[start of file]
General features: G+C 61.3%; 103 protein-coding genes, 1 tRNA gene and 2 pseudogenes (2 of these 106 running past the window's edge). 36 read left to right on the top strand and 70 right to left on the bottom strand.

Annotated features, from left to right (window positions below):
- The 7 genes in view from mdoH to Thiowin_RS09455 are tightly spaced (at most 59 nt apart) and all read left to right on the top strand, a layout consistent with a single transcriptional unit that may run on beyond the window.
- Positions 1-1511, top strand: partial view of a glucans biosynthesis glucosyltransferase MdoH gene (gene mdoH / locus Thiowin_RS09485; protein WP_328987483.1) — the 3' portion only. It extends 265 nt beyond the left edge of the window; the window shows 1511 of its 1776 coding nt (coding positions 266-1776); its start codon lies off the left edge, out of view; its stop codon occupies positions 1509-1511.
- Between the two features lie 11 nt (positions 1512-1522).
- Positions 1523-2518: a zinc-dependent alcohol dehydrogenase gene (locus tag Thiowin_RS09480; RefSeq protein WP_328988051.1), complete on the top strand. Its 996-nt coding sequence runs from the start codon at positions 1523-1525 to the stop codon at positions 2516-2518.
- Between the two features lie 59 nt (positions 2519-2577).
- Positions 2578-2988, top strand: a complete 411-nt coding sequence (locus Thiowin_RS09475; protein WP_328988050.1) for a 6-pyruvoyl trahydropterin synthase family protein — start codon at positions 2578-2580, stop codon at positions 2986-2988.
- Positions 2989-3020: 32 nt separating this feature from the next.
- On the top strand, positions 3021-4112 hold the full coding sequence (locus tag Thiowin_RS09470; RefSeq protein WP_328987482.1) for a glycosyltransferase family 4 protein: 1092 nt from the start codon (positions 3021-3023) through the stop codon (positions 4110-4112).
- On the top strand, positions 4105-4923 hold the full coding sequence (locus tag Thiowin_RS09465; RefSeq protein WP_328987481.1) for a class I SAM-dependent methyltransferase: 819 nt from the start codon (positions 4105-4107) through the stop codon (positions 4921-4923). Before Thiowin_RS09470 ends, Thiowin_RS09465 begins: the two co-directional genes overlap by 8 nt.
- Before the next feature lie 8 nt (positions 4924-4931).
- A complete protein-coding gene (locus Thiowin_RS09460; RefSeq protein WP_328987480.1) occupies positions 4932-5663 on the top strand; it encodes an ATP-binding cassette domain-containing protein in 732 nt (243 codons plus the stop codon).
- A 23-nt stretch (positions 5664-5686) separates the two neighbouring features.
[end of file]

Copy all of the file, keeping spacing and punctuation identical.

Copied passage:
General features: G+C 61.3%; 103 protein-coding genes, 1 tRNA gene and 2 pseudogenes (2 of these 106 running past the window's edge). 36 read left to right on the top strand and 70 right to left on the bottom strand.

Annotated features, from left to right (window positions below):
- The 7 genes in view from mdoH to Thiowin_RS09455 are tightly spaced (at most 59 nt apart) and all read left to right on the top strand, a layout consistent with a single transcriptional unit that may run on beyond the window.
- Positions 1-1511, top strand: partial view of a glucans biosynthesis glucosyltransferase MdoH gene (gene mdoH / locus Thiowin_RS09485; protein WP_328987483.1) — the 3' portion only. It extends 265 nt beyond the left edge of the window; the window shows 1511 of its 1776 coding nt (coding positions 266-1776); its start codon lies off the left edge, out of view; its stop codon occupies positions 1509-1511.
- Between the two features lie 11 nt (positions 1512-1522).
- Positions 1523-2518: a zinc-dependent alcohol dehydrogenase gene (locus tag Thiowin_RS09480; RefSeq protein WP_328988051.1), complete on the top strand. Its 996-nt coding sequence runs from the start codon at positions 1523-1525 to the stop codon at positions 2516-2518.
- Between the two features lie 59 nt (positions 2519-2577).
- Positions 2578-2988, top strand: a complete 411-nt coding sequence (locus Thiowin_RS09475; protein WP_328988050.1) for a 6-pyruvoyl trahydropterin synthase family protein — start codon at positions 2578-2580, stop codon at positions 2986-2988.
- Positions 2989-3020: 32 nt separating this feature from the next.
- On the top strand, positions 3021-4112 hold the full coding sequence (locus tag Thiowin_RS09470; RefSeq protein WP_328987482.1) for a glycosyltransferase family 4 protein: 1092 nt from the start codon (positions 3021-3023) through the stop codon (positions 4110-4112).
- On the top strand, positions 4105-4923 hold the full coding sequence (locus tag Thiowin_RS09465; RefSeq protein WP_328987481.1) for a class I SAM-dependent methyltransferase: 819 nt from the start codon (positions 4105-4107) through the stop codon (positions 4921-4923). Before Thiowin_RS09470 ends, Thiowin_RS09465 begins: the two co-directional genes overlap by 8 nt.
- Before the next feature lie 8 nt (positions 4924-4931).
- A complete protein-coding gene (locus Thiowin_RS09460; RefSeq protein WP_328987480.1) occupies positions 4932-5663 on the top strand; it encodes an ATP-binding cassette domain-containing protein in 732 nt (243 codons plus the stop codon).
- A 23-nt stretch (positions 5664-5686) separates the two neighbouring features.